Saturday, April 03, 2010

Jesus' Resurrection: the Firstfruits of all who will rise

Ryan's parents practice their Christianity in the form of Messianic Judaism; that is, they keep the OT Law as "shadows" which they believe have been perfectly, joyfully fulfilled in Christ, The Messiah.

Ryan's dad practicing for his Torah reading

Discussing the Son of Man (recent paper topic of Ryan's) before service

OOOOH, whiskers!

She is fascinated with any and all strings (or any hanging thing)


Whenever we are here, we enjoy going with them to synagogue on Saturdays-- the people there have known Ryan since he was in middle school, which is longer than anyone else (besides family) whom we still see (semi-)regularly. They celebrated our engagement with us, and now they were thrilled to meet our baby! She was fascinated by Rabbi Warren, fell asleep during the liturgy, and then enjoyed dancing with her grandpa after the service.

A few believers rejoicing and praising our God in dance after the service

I always learn something from synagogue; some perspective often missed by mainstream evangelicals, because, well... we're just not as familiar with the practices & beliefs of new-testament Jews. This time it had to do with Resurrection. One perspective I'll post as a separate post. Here's the other thing that really got me thinking though:

Jesus rose following the Sabbath after Passover. That's the day faithful Jews celebrated the Feast of Firstfruits. As a way of reminding themselves that God was the giver of all things, as well as their ultimate owner, Jews were commanded to bring the first part of their crops to Him as an offering. This was a celebration of God's provision as well. These first fruits offered back to God were called "firstfruits," and the concept of firstfruits pervaded much of Jewish life. The firstborn, for instance, was a type of firstfruit. The celebration of Firstfruits came in the early spring, at the barley & almond harvest. It was also called the "poor man's" harvest, and was celebrated the day after Passover.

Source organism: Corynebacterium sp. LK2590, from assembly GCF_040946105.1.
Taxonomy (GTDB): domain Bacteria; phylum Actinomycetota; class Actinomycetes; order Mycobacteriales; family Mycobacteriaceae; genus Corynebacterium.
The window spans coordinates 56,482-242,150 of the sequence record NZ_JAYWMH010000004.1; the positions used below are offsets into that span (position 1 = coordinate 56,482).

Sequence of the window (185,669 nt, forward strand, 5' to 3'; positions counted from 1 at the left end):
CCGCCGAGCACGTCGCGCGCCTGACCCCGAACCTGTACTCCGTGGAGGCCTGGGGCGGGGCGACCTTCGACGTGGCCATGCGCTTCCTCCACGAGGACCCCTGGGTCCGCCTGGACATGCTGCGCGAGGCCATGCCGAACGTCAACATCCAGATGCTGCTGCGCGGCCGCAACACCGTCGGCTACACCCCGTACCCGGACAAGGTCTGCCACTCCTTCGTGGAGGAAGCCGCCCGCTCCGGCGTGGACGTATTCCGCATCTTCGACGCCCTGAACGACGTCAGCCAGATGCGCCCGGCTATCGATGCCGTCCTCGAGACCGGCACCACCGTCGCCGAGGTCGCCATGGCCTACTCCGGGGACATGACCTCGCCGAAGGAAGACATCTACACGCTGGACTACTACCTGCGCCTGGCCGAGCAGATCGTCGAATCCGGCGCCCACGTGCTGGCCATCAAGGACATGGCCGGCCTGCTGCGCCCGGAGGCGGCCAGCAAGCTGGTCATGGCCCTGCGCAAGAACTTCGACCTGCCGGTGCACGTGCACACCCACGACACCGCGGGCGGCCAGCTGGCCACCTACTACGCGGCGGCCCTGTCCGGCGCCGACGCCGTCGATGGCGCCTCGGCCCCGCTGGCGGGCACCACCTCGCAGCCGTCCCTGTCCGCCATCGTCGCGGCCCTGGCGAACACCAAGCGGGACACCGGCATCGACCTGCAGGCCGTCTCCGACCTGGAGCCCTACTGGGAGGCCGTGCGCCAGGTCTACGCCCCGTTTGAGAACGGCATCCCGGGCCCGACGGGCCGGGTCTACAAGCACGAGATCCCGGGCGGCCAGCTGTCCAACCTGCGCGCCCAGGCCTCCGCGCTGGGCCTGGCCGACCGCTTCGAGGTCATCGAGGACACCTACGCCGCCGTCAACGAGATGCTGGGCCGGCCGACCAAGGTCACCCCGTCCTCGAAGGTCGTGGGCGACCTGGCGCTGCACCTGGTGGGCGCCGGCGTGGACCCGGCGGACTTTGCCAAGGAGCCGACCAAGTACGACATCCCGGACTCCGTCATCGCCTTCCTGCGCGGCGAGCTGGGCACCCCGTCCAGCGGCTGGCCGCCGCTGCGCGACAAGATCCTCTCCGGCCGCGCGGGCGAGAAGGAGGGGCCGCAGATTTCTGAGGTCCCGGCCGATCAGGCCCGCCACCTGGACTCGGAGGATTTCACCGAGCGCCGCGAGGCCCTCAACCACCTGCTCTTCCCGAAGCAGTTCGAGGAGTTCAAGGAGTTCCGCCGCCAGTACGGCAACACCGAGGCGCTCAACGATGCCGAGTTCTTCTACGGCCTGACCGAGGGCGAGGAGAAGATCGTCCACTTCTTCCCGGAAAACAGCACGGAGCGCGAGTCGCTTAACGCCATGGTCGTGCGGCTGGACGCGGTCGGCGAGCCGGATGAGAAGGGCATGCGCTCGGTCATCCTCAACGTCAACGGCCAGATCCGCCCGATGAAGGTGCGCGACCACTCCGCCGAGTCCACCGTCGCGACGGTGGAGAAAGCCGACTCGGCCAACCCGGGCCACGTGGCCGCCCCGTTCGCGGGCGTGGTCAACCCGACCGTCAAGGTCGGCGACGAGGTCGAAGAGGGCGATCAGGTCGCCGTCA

Both the early crops were a joy in and of themselves, as the first hint of spring, and also a promise that the BIG harvest were coming in a month or so. Those would be celebrated and tithed on at the Feast of Pentecost (Feast of Weeks or Shavuot). Ok... so old Jewish calendar, we've got Passover (reminding us of the need for blood to save us from death, and then to dramatically, miraculously, deliver us from slavery), then we've got First Fruits (reminding us that God always provides, and pointing to a full harvest to come) and then we've got Pentecost (reminding us of the full harvest, and of God's giving of the Law for His people to obey). How were each of those fulfilled in Christ? Jesus died as the Ultimate sacrifice on Passover. He rose in triumph on Firstfruits. He brought in a whole harvest of 3000 souls on Pentecost, as He gave the Spirit making us wanting to and able to obey! WOW!

Paul's comment in Romans 15:20- "But in fact Christ has been raised from the dead, the firstfruits of those who have fallen asleep"- suddenly makes so much more sense to me! Not only is Jesus' resurrection an amazing triumph in and of itself, it is & was pointing to the resurrection of ALL believers! We rejoice not just because He rose, but because we, too will rise one day!

One more tidbit: The almond, harvested at First Fruits, itself was an early symbol of resurrection, because God had made Aaron's staff, made from an almond branch, bud again. He had made something that had died live and blossom again. How appropriate that He should raise His Son's body right when everyone was already thinking about His power to give new life!

1 comment:

ju.vanderw said...

I love getting different perspective on beliefs. I think sometimes "mainstream" Christianity starts to create its own set of rules or beliefs that are not actually in the Scripture. So it's always refreshing to see things from new point of view. (For example, I heard that the Jews actually don't believe that God is all-powerful, all-knowing, and all-present from a Bible teacher at college... Don't know if it's true though.)